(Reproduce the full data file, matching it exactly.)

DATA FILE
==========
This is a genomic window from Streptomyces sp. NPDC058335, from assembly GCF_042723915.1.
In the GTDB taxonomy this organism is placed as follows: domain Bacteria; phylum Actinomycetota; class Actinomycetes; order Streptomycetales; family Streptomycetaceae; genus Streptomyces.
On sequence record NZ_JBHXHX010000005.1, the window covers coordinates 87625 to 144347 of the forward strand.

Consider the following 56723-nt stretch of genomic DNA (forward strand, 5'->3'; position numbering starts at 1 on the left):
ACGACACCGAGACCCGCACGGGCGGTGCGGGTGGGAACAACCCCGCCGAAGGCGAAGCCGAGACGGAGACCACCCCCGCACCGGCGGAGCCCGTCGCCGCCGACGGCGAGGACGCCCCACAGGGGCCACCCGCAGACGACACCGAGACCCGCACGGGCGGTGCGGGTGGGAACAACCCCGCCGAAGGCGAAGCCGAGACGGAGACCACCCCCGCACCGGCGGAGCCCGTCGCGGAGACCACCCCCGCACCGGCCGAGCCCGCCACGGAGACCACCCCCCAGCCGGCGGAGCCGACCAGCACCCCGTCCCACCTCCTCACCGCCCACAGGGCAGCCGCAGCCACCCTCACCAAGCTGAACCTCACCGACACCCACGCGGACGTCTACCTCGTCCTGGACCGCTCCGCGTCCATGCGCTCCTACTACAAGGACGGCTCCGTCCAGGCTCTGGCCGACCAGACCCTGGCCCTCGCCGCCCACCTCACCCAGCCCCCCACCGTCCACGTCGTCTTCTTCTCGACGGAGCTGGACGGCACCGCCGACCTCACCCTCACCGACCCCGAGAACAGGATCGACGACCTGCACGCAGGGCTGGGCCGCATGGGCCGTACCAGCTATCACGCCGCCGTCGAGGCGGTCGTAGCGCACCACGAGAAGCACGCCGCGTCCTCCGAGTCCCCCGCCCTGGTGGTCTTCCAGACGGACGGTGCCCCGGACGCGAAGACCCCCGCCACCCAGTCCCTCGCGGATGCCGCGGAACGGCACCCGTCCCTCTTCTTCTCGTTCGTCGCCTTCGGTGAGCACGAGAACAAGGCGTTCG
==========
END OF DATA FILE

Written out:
This is a genomic window from Streptomyces sp. NPDC058335, from assembly GCF_042723915.1.
In the GTDB taxonomy this organism is placed as follows: domain Bacteria; phylum Actinomycetota; class Actinomycetes; order Streptomycetales; family Streptomycetaceae; genus Streptomyces.
On sequence record NZ_JBHXHX010000005.1, the window covers coordinates 87625 to 144347 of the forward strand.

Consider the following 56723-nt stretch of genomic DNA (forward strand, 5'->3'; position numbering starts at 1 on the left):
ACGACACCGAGACCCGCACGGGCGGTGCGGGTGGGAACAACCCCGCCGAAGGCGAAGCCGAGACGGAGACCACCCCCGCACCGGCGGAGCCCGTCGCCGCCGACGGCGAGGACGCCCCACAGGGGCCACCCGCAGACGACACCGAGACCCGCACGGGCGGTGCGGGTGGGAACAACCCCGCCGAAGGCGAAGCCGAGACGGAGACCACCCCCGCACCGGCGGAGCCCGTCGCGGAGACCACCCCCGCACCGGCCGAGCCCGCCACGGAGACCACCCCCCAGCCGGCGGAGCCGACCAGCACCCCGTCCCACCTCCTCACCGCCCACAGGGCAGCCGCAGCCACCCTCACCAAGCTGAACCTCACCGACACCCACGCGGACGTCTACCTCGTCCTGGACCGCTCCGCGTCCATGCGCTCCTACTACAAGGACGGCTCCGTCCAGGCTCTGGCCGACCAGACCCTGGCCCTCGCCGCCCACCTCACCCAGCCCCCCACCGTCCACGTCGTCTTCTTCTCGACGGAGCTGGACGGCACCGCCGACCTCACCCTCACCGACCCCGAGAACAGGATCGACGACCTGCACGCAGGGCTGGGCCGCATGGGCCGTACCAGCTATCACGCCGCCGTCGAGGCGGTCGTAGCGCACCACGAGAAGCACGCCGCGTCCTCCGAGTCCCCCGCCCTGGTGGTCTTCCAGACGGACGGTGCCCCGGACGCGAAGACCCCCGCCACCCAGTCCCTCGCGGATGCCGCGGAACGGCACCCGTCCCTCTTCTTCTCGTTCGTCGCCTTCGGTGAGCACGAGAACAAGGCGTTCG